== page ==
US3372753A - Method of preventing hydrate formation in petroleum well production strings - Google Patents

Method of preventing hydrate formation in petroleum well production strings Download PDF

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US3372753A
US3372753A US47259865A US3372753A US 3372753 A US3372753 A US 3372753A US 47259865 A US47259865 A US 47259865A US 3372753 A US3372753 A US 3372753A
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tubing string
pump
fluid
pressure
hydrate formation
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Robert N Tuttle
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Shell Oil Co
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Shell Oil Co
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    • EFIXED CONSTRUCTIONS
    • E21EARTH DRILLING; MINING
    • E21BEARTH DRILLING, e.g. DEEP DRILLING; OBTAINING OIL, GAS, WATER, SOLUBLE OR MELTABLE MATERIALS OR A SLURRY OF MINERALS FROM WELLS
    • E21B37/00Methods or apparatus for cleaning boreholes or wells

Description

March 12, 1968 R. N. TUTTLE 3,372,753
NG HYDRATE FORMATION IN PETROLEUM METHOD OF PREVENT PRODUCING 20M? WELL PRODUCTION STRINGS Flled July 16, 1965 INVENTOR R.N. TUTTLE United States Patent 3,372,753 METHOD (3F PREVENTING HYDRATE FORMA- TIGN IN PETROLEUM WELL PRODUCTIDN STRINGS Robert N. Tattle, Houston, Tern, assignor to Shell Oil Company, New York, N.Y., a corporation of Delaware Filed July 16, 1965, Ser. No. 472,598 3 Claims. (Cl. 166-45) ABSTRACT OF THE DISCLGSURE The formation of hydrates and deposition of solids in a production tubing string carrying petroleum Well fluids having a high hydrogen sulfide, dissolved sulfur and water content may be prevented by maintaining the fluid pressure within the production tubing throughout the length thereof above the bubble point of said well fluids.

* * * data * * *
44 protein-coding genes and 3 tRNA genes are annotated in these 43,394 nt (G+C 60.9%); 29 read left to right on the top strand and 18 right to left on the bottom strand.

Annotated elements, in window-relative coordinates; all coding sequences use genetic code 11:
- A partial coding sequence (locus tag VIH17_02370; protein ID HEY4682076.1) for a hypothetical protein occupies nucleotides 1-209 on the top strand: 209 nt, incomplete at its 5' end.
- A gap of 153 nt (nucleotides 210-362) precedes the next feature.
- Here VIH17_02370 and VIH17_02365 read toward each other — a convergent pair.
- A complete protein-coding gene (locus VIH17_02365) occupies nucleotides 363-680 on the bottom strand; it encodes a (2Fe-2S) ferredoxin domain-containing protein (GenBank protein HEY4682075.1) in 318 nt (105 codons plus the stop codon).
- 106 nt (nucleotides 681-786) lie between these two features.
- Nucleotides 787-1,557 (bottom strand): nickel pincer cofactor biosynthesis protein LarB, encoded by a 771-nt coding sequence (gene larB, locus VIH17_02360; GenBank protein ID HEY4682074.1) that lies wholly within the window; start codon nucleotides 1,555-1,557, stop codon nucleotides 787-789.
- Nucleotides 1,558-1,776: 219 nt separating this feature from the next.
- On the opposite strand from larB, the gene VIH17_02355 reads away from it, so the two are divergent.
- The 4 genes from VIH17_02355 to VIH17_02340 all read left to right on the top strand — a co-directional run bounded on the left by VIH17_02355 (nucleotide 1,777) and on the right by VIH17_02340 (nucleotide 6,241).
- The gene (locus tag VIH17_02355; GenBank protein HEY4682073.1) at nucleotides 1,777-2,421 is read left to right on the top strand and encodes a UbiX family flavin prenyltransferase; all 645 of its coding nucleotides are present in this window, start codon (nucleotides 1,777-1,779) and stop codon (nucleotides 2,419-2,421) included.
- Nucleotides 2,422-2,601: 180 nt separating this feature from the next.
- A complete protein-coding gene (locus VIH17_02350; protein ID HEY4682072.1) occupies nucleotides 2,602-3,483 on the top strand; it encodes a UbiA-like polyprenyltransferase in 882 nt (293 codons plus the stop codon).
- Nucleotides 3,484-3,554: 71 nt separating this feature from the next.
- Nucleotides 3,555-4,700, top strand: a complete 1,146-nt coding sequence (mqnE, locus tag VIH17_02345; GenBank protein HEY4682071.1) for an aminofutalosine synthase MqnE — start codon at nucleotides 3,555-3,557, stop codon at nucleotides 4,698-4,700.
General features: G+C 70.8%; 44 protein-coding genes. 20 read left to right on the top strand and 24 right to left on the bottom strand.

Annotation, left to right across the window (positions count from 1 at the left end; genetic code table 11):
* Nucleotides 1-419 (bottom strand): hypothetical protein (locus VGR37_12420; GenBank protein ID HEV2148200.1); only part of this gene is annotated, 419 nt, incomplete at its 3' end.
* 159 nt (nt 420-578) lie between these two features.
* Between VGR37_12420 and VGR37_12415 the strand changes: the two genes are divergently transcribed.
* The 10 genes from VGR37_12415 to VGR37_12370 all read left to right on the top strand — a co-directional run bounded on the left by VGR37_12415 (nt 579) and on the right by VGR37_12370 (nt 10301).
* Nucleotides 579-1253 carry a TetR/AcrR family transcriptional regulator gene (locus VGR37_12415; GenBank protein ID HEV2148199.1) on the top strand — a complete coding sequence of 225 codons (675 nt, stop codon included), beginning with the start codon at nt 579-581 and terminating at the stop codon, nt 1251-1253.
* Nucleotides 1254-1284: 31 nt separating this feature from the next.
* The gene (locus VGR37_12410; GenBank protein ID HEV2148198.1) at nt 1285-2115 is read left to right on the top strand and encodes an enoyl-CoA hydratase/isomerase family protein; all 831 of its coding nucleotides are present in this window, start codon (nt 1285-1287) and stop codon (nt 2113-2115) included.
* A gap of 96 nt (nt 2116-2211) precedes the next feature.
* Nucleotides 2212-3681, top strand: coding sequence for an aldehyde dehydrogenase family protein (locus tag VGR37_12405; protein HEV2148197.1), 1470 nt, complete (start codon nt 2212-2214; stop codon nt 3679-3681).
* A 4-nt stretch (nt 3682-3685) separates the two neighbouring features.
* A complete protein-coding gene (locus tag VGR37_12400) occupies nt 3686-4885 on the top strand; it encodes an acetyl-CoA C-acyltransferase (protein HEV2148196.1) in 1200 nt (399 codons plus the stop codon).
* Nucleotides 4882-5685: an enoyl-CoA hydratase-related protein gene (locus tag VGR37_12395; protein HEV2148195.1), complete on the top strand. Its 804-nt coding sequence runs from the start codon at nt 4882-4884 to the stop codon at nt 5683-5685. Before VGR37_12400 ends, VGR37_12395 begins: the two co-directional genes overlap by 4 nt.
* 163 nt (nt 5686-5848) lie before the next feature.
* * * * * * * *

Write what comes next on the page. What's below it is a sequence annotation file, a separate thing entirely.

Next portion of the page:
duction techniques that as the produced fluid flows upwardly through the tubing string certain pressure-temperature conditions may occur such that a phenomenon known as fluid flashing results. The phenomenon of fluid flashing is accompanied by a severe temperature drop which causes the sudden formation of hydrates that plug the tubing string to the extent that production is sub stantially reduced or, in many cases, completely prevented.
In most wells the aforementioned hydrates form only at the lower temperatures reached at the upper end of the tubing string. Consequently, in the past, the prevention of hydrate formation has been controlled by the application of heat to the upper end of the tubing string thereby keeping the temperature above the critical level. However, hydrates occur at much higher temperatures in fluids containing hydrogen sulfide than in the production of normal hydrocarbon fluids and, as a result, may plug the tubing string at great depths. For example, hydrates can occur at 120 F. in a fluid containing 80% hydrogen sulfide. Accordingly, prior art methods, such as the application of heat to prevent hydrate plugging, are impractical and ineffective in the production of fluids containing substantial amounts of hydrogen sulfide since there is no effective and economical way to transmit the amount of heat required to the great depths at which such plugging occurs.
Moreover, the production of fluids containing substantial amounts of hydrogen sulfide is additionally complicated by the deposition of solid sulfur throughout the length of the tubing string irrespective of the aforementioned hydrate problems associated with the production of these fluids. As the fluid containing hydrogen sulfide flows upwardly through the tubing string the pressure on the fluid decreases due to the reduction of the static head in the fluid column. It has been found that sulfur solubility decreases markedly with decreases in pressure and temperature and as a result the sulfur deposits in the tubing string as the fluid flows upwardly toward the surface. If not prevented, the sulfur deposits will accumulate and plug the tubing string.